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Seawater Hydration Modulates IL-6 and Apelin Production during Triathlon Events: A Crossover Randomized Study
Int. J. Environ. Res. Public Health 2022, 19(15), 9581; https://doi.org/10.3390/ijerph19159581 - 04 Aug 2022
Cited by 1 | Viewed by 1763
A triathlon is an endurance event in which athletes need an efficient hydration strategy since hydration is restricted at different stages. However, it seems that seawater intake can be a suitable hydration alternative for this type of endurance event. Therefore, the aim of [...] Read more.
A triathlon is an endurance event in which athletes need an efficient hydration strategy since hydration is restricted at different stages. However, it seems that seawater intake can be a suitable hydration alternative for this type of endurance event. Therefore, the aim of this study was to evaluate the efficacy of seawater hydration during a triathlon on cytokine production. Fifteen trained male triathletes (age = 38.8 ± 5.62 years old; BMI = 22.58 ± 2.51 kg/m2) randomly performed three triathlons, one of them consuming seawater (Totum SPORT, Laboratories Quinton International, S.L., Valencia, Spain), the other one consuming tap water ad libitum, and the last a physiologic saline solution as placebo. The triathlon consisted of an 800 m swim, a 90 km bike ride, and a 10 km run. Blood samples were taken at rest and after training, where markers of inflammation, hemoglobin, and hematocrit concentration were assessed. While the seawater was not ergogenic, it significantly increased the release of IL-6 and apelin post-exercise. However, no differences were found between the fractalkine, IL-15, EPO, osteonectin, myostatin, oncostatin, irisin, FSTL1, osteocrin, BDNF, and FGF-21 values over those of the placebo group. The present study demonstrates that hydration with seawater stimulates myokine production, which could lead to improved performance recovery after exercise. Full article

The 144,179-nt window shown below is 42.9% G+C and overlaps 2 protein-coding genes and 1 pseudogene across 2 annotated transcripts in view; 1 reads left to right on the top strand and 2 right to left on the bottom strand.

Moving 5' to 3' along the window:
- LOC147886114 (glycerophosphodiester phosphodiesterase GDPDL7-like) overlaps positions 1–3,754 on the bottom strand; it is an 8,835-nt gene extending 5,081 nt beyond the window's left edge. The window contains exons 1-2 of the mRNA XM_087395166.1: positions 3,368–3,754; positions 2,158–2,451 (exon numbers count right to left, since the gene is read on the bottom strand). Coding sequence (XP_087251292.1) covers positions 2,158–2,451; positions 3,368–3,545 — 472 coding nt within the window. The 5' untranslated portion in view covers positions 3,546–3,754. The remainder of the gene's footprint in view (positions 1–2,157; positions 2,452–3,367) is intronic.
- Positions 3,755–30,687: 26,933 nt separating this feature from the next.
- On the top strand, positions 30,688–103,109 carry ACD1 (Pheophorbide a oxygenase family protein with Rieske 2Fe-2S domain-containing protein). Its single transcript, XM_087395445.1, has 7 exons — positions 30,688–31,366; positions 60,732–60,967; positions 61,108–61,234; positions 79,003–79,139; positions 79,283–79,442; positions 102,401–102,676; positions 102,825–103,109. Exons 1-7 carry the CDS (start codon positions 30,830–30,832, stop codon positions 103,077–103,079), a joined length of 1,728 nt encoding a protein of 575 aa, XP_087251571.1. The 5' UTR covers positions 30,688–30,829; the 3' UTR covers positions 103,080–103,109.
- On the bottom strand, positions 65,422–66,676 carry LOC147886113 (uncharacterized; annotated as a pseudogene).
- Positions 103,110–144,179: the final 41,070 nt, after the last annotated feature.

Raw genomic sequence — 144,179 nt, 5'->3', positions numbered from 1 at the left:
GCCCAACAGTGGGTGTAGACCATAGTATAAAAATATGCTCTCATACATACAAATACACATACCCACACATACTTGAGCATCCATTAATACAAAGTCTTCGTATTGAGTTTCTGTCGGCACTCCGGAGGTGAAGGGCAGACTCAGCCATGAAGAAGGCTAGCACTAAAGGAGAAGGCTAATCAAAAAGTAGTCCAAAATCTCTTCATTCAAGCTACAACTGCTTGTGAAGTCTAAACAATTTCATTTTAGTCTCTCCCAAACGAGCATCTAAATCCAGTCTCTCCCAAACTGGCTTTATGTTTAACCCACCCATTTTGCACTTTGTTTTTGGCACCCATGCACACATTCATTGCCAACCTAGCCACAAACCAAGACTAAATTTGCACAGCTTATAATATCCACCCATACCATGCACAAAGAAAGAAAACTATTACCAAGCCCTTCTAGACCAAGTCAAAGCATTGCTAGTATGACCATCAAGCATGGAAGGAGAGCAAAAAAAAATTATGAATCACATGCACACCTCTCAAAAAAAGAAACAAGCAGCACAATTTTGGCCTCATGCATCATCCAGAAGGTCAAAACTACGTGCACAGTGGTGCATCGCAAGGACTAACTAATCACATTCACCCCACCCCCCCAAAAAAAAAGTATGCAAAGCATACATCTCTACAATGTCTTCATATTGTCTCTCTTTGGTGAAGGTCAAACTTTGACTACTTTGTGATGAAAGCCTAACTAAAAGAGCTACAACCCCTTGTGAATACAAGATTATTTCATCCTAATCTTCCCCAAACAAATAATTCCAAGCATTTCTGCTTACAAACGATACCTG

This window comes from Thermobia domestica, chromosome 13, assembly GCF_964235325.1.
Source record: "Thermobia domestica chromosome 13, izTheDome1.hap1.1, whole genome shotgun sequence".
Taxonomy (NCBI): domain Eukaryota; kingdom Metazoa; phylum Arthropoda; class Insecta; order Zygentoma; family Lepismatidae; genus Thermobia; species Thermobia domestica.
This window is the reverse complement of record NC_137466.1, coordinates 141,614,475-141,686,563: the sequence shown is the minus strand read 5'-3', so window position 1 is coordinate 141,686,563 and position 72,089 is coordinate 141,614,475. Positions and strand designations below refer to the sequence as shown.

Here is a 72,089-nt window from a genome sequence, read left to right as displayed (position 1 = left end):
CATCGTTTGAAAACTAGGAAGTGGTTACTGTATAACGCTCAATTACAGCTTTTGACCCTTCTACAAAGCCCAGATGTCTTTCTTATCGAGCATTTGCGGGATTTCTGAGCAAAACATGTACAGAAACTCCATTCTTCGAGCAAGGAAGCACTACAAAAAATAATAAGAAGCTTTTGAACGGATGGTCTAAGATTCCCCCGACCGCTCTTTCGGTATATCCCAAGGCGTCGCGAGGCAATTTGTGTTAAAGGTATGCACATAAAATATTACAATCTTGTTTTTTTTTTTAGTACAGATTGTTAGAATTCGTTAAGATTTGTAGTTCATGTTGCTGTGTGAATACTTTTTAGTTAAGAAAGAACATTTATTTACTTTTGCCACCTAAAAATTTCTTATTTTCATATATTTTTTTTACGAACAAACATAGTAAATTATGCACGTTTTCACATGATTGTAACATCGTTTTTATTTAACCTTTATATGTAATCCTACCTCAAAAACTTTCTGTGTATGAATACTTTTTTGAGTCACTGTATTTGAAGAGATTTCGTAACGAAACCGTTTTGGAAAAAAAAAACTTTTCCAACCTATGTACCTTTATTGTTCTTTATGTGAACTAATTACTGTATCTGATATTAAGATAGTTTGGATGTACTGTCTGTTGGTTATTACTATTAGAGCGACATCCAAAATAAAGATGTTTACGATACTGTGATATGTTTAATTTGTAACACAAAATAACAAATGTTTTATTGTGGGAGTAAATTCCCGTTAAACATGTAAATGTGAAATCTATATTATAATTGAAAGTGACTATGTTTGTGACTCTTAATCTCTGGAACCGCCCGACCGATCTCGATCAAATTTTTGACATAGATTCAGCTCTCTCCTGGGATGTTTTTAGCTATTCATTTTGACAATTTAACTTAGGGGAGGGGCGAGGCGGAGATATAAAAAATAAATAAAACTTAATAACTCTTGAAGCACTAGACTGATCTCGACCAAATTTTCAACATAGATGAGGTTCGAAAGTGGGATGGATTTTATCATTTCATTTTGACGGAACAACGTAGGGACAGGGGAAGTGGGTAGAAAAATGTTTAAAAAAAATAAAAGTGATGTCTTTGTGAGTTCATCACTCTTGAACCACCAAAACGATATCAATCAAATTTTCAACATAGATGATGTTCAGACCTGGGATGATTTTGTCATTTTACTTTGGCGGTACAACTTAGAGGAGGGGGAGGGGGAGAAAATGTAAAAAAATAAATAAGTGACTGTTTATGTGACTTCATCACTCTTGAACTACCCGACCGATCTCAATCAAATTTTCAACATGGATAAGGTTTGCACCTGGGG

(This article belongs to the Special Issue Update on Hydration during Endurance Events)